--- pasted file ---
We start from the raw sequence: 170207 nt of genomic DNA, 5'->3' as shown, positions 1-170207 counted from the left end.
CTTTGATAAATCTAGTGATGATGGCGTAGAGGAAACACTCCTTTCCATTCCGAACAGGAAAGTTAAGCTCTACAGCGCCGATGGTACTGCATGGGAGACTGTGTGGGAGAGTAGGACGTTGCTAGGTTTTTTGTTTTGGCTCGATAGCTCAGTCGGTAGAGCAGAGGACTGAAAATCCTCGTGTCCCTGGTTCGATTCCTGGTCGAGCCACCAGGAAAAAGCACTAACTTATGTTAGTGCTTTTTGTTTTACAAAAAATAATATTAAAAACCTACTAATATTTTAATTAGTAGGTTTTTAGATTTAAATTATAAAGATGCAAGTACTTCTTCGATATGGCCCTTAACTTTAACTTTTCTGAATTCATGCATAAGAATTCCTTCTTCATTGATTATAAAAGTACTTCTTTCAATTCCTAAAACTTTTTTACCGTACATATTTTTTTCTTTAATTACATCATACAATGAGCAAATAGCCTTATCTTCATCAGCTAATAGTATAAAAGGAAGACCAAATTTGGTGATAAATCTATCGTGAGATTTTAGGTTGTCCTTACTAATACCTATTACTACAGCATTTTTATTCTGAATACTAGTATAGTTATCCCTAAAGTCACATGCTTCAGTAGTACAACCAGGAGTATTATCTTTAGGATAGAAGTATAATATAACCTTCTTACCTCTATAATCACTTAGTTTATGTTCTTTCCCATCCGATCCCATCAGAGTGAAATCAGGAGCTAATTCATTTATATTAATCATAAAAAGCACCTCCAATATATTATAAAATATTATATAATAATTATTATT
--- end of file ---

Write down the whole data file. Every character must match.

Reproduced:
We start from the raw sequence: 170207 nt of genomic DNA, 5'->3' as shown, positions 1-170207 counted from the left end.
CTTTGATAAATCTAGTGATGATGGCGTAGAGGAAACACTCCTTTCCATTCCGAACAGGAAAGTTAAGCTCTACAGCGCCGATGGTACTGCATGGGAGACTGTGTGGGAGAGTAGGACGTTGCTAGGTTTTTTGTTTTGGCTCGATAGCTCAGTCGGTAGAGCAGAGGACTGAAAATCCTCGTGTCCCTGGTTCGATTCCTGGTCGAGCCACCAGGAAAAAGCACTAACTTATGTTAGTGCTTTTTGTTTTACAAAAAATAATATTAAAAACCTACTAATATTTTAATTAGTAGGTTTTTAGATTTAAATTATAAAGATGCAAGTACTTCTTCGATATGGCCCTTAACTTTAACTTTTCTGAATTCATGCATAAGAATTCCTTCTTCATTGATTATAAAAGTACTTCTTTCAATTCCTAAAACTTTTTTACCGTACATATTTTTTTCTTTAATTACATCATACAATGAGCAAATAGCCTTATCTTCATCAGCTAATAGTATAAAAGGAAGACCAAATTTGGTGATAAATCTATCGTGAGATTTTAGGTTGTCCTTACTAATACCTATTACTACAGCATTTTTATTCTGAATACTAGTATAGTTATCCCTAAAGTCACATGCTTCAGTAGTACAACCAGGAGTATTATCTTTAGGATAGAAGTATAATATAACCTTCTTACCTCTATAATCACTTAGTTTATGTTCTTTCCCATCCGATCCCATCAGAGTGAAATCAGGAGCTAATTCATTTATATTAATCATAAAAAGCACCTCCAATATATTATAAAATATTATATAATAATTATTATT